A few miles later I pass Notachance and Mack, drying their things in the sun.
“The Oregon border’s only in four miles,” says Notachance, as she folds cheese into a tortilla.
“I’m going there!” I say. “I’m doing it!”
“You go!” says Notachance.
The last mile to the border, I crash in some weird way. It’s not low blood sugar but something else I don’t understand. I’ve only sat down once in the last 25 miles- a wall? Is there a wall here, in this place I’ve never been before? I push myself mightily up the final climb, sweating in what has become a hot, muggy afternoon, and at last I reach it- the little wooden sign nailed to a tree. Oregon/California.
I sit in the dirt and inhale an entire bag of potato chips, followed by some jerky and a couple of bars. It’s 2:20 p.m. and I’ve gone 25 miles.
I sit at the border for an hour, and the others show up one by one. Except for Guthrie-where’s Guthrie? We figure he must’ve taken shelter during the storm. When I stand up again I feel weak- there’s that dizzy feeling, like I had after I swam the Klamath river. Vegetables. That’s what I need. Leafy green vegetables, and meat. When I get to Ashland, I decide, that’s all I’m going to eat. For like two whole days.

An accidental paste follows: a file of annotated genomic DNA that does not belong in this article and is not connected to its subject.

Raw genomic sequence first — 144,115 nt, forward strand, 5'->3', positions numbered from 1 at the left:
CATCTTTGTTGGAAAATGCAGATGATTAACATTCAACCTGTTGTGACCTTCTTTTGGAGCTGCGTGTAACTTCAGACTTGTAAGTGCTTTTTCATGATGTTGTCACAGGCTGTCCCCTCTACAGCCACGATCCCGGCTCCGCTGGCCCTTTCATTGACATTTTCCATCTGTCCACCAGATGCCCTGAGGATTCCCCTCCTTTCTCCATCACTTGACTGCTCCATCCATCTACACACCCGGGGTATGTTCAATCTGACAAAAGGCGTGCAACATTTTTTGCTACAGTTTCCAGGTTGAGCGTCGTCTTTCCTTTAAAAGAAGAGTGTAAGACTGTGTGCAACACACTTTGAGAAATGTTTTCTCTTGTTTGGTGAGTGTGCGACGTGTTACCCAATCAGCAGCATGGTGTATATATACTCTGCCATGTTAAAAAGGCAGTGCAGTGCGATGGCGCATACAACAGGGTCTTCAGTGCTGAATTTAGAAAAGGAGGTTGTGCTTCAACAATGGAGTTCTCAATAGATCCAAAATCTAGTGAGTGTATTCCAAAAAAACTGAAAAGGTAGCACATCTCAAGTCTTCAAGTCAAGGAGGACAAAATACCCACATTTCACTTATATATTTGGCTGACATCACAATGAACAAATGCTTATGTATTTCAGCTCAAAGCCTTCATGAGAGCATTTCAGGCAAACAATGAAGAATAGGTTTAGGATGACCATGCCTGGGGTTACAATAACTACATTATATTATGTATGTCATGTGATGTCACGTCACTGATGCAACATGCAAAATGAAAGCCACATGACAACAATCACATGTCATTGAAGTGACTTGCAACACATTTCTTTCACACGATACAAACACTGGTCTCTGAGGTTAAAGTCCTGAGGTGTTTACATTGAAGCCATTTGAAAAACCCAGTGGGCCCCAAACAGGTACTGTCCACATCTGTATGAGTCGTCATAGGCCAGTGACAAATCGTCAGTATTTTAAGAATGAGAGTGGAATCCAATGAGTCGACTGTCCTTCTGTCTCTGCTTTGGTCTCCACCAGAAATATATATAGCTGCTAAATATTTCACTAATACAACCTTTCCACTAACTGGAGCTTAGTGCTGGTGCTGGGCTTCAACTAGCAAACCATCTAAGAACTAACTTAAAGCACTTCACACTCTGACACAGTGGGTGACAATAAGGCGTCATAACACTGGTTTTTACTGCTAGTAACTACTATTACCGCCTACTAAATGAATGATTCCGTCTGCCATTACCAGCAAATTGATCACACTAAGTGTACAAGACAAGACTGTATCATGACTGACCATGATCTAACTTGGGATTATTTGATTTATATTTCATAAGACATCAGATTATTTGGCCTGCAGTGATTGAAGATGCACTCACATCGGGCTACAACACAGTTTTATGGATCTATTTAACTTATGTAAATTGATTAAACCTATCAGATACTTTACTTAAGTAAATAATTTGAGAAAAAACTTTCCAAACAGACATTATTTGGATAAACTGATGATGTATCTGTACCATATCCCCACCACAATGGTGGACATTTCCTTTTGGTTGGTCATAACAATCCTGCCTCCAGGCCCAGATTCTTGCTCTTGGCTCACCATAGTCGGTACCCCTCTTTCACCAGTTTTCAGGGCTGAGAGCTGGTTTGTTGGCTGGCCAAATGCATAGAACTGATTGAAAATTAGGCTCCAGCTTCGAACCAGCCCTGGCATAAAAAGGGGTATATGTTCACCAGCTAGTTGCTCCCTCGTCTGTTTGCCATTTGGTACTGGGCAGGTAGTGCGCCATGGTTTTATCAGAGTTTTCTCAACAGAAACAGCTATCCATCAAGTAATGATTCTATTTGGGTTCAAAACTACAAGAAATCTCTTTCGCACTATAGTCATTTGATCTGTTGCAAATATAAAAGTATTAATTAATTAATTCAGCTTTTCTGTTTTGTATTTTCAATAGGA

I’m much slower in the afternoon. So is everyone else- the heat is kicking our butts. But getting the miles in early means that I can take breaks now, rest, drink water, eat snacks. Actually sit on my butt in the dirt and let whole handfuls of minutes pass. Hours go by this way, leapfrogging with the others. At 7:40 p.m. we reach a little stream, fourteen miles from I-5, and Ashland. I’ve done 38 miles before 8 o’clock- I can’t believe it. I squat to pee and realize I just got my period- relief, like a storm breaking. The others spread out their bedrolls to camp on an abandoned road above the stream. I think about hiking on- two more miles and I’ve got a forty mile day. But there’s water here, and friends.
“You want to go two more miles?” I say to Twinkle.
“We could go fifteen miles,” says Twinkle. “All the way to I-5.”
I do the math in my head.
“One a.m.,” I say.
“Nah,” says Twinkle.
“Yeah,” I say. I unroll my bedroll with the others.
Photos on instagram.